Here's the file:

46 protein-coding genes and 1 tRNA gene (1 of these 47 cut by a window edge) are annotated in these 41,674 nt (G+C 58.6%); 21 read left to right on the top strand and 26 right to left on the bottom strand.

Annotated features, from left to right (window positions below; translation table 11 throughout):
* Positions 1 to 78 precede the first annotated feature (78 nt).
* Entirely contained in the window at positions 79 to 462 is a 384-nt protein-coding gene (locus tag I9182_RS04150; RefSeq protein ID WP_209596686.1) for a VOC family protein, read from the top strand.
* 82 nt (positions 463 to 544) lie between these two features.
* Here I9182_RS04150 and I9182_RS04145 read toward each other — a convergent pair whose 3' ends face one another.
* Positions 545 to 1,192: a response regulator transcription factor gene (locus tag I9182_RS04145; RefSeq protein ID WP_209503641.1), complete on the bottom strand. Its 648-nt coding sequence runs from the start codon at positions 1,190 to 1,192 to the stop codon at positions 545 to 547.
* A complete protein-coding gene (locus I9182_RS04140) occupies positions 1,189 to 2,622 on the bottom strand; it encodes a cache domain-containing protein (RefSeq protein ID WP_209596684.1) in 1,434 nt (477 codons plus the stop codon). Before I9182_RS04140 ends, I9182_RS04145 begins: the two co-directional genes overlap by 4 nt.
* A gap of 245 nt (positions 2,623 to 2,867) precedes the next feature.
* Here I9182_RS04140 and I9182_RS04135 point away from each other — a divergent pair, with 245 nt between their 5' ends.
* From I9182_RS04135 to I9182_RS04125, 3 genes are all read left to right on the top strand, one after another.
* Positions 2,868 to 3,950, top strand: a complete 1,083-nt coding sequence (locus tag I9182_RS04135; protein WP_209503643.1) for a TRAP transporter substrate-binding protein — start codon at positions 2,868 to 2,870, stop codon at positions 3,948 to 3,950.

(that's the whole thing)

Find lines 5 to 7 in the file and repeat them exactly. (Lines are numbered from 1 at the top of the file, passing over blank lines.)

* 82 nt (positions 463 to 544) lie between these two features.
* Here I9182_RS04150 and I9182_RS04145 read toward each other — a convergent pair whose 3' ends face one another.
* Positions 545 to 1,192: a response regulator transcription factor gene (locus tag I9182_RS04145; RefSeq protein ID WP_209503641.1), complete on the bottom strand. Its 648-nt coding sequence runs from the start codon at positions 1,190 to 1,192 to the stop codon at positions 545 to 547.